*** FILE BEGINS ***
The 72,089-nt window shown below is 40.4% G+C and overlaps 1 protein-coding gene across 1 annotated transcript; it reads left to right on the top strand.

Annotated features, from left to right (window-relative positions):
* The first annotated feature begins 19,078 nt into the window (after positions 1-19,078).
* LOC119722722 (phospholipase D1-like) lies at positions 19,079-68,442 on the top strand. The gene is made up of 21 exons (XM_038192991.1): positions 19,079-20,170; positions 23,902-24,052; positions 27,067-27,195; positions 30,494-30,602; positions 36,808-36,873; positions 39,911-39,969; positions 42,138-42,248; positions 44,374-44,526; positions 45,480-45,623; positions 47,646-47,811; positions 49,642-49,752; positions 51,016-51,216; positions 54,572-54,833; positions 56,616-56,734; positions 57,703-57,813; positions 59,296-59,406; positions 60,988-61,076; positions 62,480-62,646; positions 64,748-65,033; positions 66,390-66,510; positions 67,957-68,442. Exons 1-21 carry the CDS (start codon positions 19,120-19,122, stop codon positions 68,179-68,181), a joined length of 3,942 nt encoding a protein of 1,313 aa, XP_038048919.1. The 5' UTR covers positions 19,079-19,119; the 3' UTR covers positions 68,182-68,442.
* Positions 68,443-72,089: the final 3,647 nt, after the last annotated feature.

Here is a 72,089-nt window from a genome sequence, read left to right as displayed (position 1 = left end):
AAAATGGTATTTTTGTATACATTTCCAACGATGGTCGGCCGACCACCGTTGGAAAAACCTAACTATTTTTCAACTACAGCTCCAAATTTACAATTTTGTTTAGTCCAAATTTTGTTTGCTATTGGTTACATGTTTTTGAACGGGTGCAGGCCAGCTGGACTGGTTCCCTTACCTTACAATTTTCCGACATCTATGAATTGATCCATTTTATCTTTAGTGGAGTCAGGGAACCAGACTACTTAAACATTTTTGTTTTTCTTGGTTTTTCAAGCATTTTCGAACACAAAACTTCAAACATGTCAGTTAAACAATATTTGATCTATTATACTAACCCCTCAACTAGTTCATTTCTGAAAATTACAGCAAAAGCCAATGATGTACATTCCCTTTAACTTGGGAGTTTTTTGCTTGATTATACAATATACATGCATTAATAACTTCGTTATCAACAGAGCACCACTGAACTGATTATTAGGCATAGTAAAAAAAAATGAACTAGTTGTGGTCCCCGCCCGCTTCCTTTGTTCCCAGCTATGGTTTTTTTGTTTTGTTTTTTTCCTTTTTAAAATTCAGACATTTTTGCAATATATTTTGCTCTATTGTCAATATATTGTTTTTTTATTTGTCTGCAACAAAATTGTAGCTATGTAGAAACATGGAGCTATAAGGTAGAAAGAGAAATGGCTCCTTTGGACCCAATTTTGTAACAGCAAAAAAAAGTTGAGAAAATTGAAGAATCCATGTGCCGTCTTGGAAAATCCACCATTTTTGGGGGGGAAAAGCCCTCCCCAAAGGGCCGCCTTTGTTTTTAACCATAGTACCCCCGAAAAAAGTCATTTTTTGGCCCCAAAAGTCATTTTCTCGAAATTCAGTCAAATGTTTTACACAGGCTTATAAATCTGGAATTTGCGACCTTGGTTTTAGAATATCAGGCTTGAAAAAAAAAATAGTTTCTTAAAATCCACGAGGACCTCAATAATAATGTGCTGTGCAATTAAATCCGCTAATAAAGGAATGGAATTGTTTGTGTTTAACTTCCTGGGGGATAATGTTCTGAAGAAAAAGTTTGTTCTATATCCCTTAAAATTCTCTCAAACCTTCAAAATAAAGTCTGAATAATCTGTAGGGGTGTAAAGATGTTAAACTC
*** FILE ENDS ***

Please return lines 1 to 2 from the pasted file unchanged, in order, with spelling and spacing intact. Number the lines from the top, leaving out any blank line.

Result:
The 72,089-nt window shown below is 40.4% G+C and overlaps 1 protein-coding gene across 1 annotated transcript; it reads left to right on the top strand.

Annotated features, from left to right (window-relative positions):